Starfield and Faithful Discovery

Ryan Guerra

There I am, Clive from Constellation, aboard a pirate starship. I’ve managed to convince the ship’s leader to show me his special collection, as I am about to carefully steal an important item. I get ready for a potential fight, but instead he counters with a conversation. I then walk out past his security with what I need. I came in ready for a gunfight, yet departed freely. As happens often when playing Starfield, my expectations are upended. What I expected was not what I got.

Starfield is Bethesda Game Studios’ newest and biggest release to date. The game as a whole nails the aesthetic it was going for: essentially Skyrim, Bethesda’s much-beloved game from 2011, in space. For me, the best thing about Starfield is the world-building. You play as a new member of Constellation, a largely forgotten institute whose job it is to explore the unknown parts of the galaxy. Constellation is a relative fossil at this point, as most of the galaxy has been explored and humanity is content with the knowledge gained. Yet Constellation continues to search for the next big find in the universe.

Understandably, a group formed around exploration brings together some of the most unique minds in the known galaxy. Every member of Constellation brings something different to the group, from scientific knowledge to piloting to gunslinging. They don’t just vary in skills either, but in their beliefs as well. Within the universe of Starfield exist three main religions: The Enlightened (who believe there is no God pushing us to eternal reward); The Sanctum (who believe God is in the universe, able to be found); and House Va’ruun (who believe there is a Great Serpent who will one day return to destroy all nonbelievers). Different members of Constellation belong to each of these groups.

These beliefs are challenged as Constellation members make new discoveries, which shatter common understandings of the galaxy and who controls it. (Spoilers ahead.) As you journey through the main story you find ancient artifacts of a previous civilization and meet the creators. These “aliens” cause everyone, even the most devout, to question everything. Consequently, certain members must now write a new chapter in their religious views. As we journey into the unknown, we must balance our faith with new developments. This is where the heart of Starfield lies. How do you explain the unexplainable when it counters what you’ve previously believed?

Beliefs are challenged as Constellation members make new discoveries

I can relate to this, as I find myself in similar positions with my faith. Knowledge continues to shape my belief, in ways good and bad. So much information is shared online and there is a temptation to impose what is happening around me into my understanding of God. A section of the Bible can bring about new meaning as I grow and mature. My perception of the world around me and my expectations of God change. Though I desire to be correct, I find there are times where I am wrong and times where I have misunderstood his voice.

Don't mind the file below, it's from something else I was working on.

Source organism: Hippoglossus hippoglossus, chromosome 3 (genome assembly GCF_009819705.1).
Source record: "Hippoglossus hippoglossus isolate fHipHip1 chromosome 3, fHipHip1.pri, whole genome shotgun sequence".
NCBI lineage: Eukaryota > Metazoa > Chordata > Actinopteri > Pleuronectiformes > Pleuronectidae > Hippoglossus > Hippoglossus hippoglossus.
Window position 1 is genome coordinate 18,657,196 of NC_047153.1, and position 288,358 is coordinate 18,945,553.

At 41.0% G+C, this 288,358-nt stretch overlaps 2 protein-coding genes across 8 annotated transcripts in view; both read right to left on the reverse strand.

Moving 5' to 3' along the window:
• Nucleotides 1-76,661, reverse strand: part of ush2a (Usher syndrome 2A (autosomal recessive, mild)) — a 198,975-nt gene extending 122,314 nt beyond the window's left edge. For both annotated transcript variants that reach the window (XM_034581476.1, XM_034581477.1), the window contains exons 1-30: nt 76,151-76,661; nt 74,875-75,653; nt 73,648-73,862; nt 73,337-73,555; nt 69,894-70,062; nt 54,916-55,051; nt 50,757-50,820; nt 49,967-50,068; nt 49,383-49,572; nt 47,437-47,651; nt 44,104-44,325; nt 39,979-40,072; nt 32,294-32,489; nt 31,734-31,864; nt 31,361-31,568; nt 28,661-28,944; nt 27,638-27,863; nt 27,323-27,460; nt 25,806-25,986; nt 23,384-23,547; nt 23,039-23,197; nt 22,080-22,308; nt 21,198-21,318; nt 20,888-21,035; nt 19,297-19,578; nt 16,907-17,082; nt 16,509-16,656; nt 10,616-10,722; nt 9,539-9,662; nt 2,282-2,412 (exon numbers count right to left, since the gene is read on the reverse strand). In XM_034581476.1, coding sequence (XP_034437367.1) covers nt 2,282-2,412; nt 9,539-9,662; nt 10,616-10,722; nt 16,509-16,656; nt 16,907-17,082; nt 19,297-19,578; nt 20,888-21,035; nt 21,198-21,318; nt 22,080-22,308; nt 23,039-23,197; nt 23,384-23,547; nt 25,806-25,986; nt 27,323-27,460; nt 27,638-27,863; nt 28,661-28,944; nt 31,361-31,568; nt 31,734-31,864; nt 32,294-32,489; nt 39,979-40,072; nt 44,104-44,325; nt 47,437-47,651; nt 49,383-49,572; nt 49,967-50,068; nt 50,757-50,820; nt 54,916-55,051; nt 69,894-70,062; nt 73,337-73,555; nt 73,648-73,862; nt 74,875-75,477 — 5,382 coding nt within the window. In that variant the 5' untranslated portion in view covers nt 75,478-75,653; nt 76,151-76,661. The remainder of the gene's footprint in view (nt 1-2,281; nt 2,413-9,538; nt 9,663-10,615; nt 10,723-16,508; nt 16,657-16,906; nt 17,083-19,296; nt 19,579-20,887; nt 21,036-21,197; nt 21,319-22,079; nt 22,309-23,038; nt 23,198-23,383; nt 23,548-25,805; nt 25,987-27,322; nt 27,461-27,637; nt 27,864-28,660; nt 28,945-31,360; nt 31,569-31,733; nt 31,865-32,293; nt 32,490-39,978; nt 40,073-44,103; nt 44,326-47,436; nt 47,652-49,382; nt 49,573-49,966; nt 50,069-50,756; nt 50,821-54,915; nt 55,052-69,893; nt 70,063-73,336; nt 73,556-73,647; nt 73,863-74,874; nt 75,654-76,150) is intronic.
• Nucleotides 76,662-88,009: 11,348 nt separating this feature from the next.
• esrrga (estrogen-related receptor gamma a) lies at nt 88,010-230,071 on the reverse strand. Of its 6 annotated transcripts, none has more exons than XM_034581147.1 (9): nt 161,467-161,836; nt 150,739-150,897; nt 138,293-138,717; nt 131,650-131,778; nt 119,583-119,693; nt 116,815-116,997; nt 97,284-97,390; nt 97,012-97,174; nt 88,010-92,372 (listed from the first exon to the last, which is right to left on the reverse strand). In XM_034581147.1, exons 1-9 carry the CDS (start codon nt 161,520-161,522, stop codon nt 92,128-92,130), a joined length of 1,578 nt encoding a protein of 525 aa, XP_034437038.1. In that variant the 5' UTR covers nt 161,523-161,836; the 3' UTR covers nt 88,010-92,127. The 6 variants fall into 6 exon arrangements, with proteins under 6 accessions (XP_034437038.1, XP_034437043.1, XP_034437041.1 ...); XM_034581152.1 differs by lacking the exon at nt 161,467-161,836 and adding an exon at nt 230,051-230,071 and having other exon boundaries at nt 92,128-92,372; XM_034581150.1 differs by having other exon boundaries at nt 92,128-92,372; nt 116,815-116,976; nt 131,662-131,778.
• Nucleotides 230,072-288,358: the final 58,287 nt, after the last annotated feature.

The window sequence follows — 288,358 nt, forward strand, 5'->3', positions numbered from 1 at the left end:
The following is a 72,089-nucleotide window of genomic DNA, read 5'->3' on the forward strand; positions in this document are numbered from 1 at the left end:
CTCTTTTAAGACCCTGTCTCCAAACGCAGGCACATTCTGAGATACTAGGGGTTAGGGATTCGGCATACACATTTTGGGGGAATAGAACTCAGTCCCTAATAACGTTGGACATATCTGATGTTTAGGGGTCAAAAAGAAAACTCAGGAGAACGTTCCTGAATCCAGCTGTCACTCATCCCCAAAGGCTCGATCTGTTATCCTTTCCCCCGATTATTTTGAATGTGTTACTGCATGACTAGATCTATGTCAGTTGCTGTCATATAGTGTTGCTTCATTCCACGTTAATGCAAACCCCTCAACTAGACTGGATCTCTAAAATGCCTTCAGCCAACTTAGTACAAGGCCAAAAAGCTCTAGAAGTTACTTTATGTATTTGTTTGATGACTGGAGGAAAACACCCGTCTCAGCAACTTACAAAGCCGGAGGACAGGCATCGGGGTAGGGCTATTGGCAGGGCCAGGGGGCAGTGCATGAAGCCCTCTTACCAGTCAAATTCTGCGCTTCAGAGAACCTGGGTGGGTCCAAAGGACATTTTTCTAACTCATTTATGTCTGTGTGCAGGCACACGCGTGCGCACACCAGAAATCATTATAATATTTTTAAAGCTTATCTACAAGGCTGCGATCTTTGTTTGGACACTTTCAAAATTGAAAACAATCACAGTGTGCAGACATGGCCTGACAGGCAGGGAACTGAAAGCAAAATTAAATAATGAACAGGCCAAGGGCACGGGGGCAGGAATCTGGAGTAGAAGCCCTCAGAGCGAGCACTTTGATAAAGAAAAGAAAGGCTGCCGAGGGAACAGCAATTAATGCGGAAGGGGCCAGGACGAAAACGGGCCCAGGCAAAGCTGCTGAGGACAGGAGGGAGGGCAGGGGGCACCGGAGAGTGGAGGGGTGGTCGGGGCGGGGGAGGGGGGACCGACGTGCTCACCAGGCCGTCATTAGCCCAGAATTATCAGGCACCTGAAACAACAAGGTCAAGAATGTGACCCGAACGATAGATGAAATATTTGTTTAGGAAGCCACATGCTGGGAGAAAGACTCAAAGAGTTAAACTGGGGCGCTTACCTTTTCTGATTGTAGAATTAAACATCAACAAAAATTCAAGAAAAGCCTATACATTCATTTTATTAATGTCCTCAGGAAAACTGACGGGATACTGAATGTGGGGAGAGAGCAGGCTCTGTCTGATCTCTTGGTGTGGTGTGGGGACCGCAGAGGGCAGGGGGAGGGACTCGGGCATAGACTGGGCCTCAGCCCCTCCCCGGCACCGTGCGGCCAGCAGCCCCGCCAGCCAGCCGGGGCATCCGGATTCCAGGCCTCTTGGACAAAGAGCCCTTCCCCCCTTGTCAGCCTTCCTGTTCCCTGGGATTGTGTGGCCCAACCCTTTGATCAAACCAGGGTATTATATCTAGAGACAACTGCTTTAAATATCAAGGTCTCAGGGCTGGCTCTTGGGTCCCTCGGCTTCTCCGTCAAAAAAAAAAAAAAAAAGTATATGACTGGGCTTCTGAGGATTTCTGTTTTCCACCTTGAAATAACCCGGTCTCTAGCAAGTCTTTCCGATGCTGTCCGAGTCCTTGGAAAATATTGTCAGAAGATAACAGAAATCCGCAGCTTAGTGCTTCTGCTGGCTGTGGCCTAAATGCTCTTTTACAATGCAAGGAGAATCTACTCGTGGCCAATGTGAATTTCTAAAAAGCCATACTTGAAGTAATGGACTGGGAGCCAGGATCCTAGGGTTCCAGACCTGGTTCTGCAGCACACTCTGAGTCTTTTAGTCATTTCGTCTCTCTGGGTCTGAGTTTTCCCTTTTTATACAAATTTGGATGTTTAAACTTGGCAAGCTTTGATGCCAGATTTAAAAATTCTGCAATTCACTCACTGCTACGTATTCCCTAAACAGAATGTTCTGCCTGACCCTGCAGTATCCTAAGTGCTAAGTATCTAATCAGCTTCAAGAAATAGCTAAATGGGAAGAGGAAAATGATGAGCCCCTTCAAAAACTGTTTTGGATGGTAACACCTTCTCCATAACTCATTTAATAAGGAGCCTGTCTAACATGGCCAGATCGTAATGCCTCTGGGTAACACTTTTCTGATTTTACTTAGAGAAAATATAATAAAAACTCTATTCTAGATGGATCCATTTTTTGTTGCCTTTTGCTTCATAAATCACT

At this moment in life, there are plenty of things I do not understand in my faith. There are plenty of stories in the Bible I wonder if I fully comprehend. There are struggles happening in the world that I do not have reference for within my faith, especially when children are sick or harmed.

Though I can grow in my understanding, much like in Starfield, there are many mysteries I will never have the answers to while here on earth. Rather than looking at this in disappointment, I’m determined, much like my Constellation crew, to charge forward full of hope and faith. I am an explorer of truth, seeking new revelations about my Savior and expecting that some answers may force me to come to terms with a new perspective. I welcome the challenge.

As the Apostle Paul says in 1 Corinthians 13:12, “For now we see only a reflection as in a mirror; then we shall see face to face. Now I know in part; then I shall know fully, even as I am fully known.” The world I see is muddy, unclear. But one day I will see clearly. And this is what encourages me to be open to things I do not understand. Not running from my challenging questions, but continually running to God. Because I have the faith that in time, Jesus will continue to reveal to me more of his glory and the nature of his way.

I do not know God’s plan and I’m sure I sometimes unintentionally go against it. Thankfully, time has told me that patience, faith, and trust—qualities which served me well playing Starfield—yield results that fill the earth with his glory. In the gray, the unclear, the unknowing, I choose to take heart, because he has already overcome the world.

Topics: Games